Next, insurance. I discovered early on that our home insurance covered the studio in our hourse back in New Hampshire, and the same company’s rental insurance covers my studio outside my home. Check your policy, too. If it’s not covered, ask your mentor (for our two open studio tour events) or another artist in your area what they do.
Coincidentally, I found an email about this very issue from a craft business magazine (Handmade Business, formerly known as The Crafts Report) that I used to write for: Handmade Artisan Insurance The rate seems a little high, but it’s been awhile since I’ve needed extra insurance. Also, these policies cover an entire year, including off-site events (art and craft fairs, for example.) If you don’t intend to open your studio year round (say, by appointment) or don’t do shows, etc., then you might find affordable policies where you only pay for one event. Not my field of expertise, though, and again, the internet is your friend for finding information. Let me Google that for you
As I shared in a previous article about signage, to protect yourself from unethical customers, we must also post our terms of service: What we accept in payment (checks, cash, credit cards) and how we will process thos payments (PayPal, Square, Venmo, etc.) We need a sign prominently displayed on the conditions of our layaway plan, custom orders, and our return policy.
Last, whether or not our studio space is legally “wheelchair accessible” can get confusing. When my studio was at South A Street in downtown Santa Rosa, I simply asked the owner of the coffee shop next to me if my space was accessible. There were no steps, and the door was wide enough for a wheelchair. But he said no, because the floor rugs could jam a wheel, and there was a slight bump in the doorway. Yes, most people could get through (and did!) but technically, I couldn’t claim it as legally accessible. That’s about all I know about this subject, so share your experience and research on this if you can, okay? It’s safer for us to share this if a prospective visitor checks in with us, than to raise their expectations, and then disappoint them if there are barriers we didn’t recognize.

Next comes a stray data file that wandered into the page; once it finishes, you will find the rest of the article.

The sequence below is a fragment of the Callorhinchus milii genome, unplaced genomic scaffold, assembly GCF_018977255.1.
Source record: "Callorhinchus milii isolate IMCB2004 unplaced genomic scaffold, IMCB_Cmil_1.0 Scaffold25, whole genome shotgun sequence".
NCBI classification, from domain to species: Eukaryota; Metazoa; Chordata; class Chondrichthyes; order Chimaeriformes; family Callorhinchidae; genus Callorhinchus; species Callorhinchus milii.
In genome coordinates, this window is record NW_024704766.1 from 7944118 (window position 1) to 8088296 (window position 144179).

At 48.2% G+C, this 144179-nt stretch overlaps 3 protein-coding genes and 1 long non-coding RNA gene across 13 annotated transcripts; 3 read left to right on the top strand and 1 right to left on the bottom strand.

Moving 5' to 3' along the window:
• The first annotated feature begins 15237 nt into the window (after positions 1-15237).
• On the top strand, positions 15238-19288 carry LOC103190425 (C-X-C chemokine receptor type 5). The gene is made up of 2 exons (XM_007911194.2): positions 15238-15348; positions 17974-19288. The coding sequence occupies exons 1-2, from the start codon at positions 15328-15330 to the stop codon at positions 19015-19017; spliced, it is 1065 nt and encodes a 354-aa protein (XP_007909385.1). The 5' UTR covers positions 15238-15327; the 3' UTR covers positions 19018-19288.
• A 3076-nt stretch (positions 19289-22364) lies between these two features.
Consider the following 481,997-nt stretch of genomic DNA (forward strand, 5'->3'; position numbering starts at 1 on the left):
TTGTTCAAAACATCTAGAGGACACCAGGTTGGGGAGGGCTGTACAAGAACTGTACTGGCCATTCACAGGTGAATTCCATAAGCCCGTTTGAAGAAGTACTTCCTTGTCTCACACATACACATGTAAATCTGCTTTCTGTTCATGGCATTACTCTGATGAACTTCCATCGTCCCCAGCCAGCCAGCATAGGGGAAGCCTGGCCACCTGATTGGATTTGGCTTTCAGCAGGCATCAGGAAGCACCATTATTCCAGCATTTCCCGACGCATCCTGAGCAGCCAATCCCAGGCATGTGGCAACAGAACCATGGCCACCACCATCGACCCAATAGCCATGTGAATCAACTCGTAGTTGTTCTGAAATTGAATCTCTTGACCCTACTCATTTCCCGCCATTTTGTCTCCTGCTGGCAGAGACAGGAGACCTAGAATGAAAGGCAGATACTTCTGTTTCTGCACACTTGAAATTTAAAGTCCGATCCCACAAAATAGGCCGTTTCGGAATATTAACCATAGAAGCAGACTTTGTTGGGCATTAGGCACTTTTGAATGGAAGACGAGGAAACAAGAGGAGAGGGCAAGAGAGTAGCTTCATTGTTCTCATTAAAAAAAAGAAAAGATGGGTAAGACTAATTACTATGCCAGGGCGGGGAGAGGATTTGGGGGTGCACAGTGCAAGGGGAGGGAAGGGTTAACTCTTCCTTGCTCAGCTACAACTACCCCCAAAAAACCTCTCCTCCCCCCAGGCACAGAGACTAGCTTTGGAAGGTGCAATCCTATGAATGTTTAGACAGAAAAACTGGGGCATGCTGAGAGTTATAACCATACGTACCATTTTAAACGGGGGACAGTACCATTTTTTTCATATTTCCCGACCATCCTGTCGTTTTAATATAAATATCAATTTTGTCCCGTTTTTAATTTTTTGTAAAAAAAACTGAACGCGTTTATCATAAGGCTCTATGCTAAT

Also, be aware that there are a handful of people who make it a full-time business to seek out businesses that are not technically compliant, and sue the pants off them. My understanding is, unless we have store hours, we don’t have to meet this demand. (Don’t take my word for it, this will take time to research!) But it makes it even more important that we stick to actual legal requirements in describing our accessability.
Whew, I’m done with this part! Fine print, legalities, none of this is my forte, and just researching this stuff enough to share it with you today has drained my batteries. But I hope it’s enough to get you started, and in time to get it all nailed down before your event.
Remember, ask your friends, your fellow artists, other people in your building (the ones who are artists/creatives) for more details.
And also remember, as cumbersome and confusing as some of these requirements might feel, once you get it done, renewing all these legal documents is easy-peasey.
Last, again, if you have strong experience with these topics, and/or professional experience, feel free to share that here! I will bow to your bigger experience and be grateful.
And a P.S. after the “last”…if you find these articles helpful, please pass on a link to them to anyone that mind find them useful, too. And sign up for my newsletter to make sure you don’t miss a single one!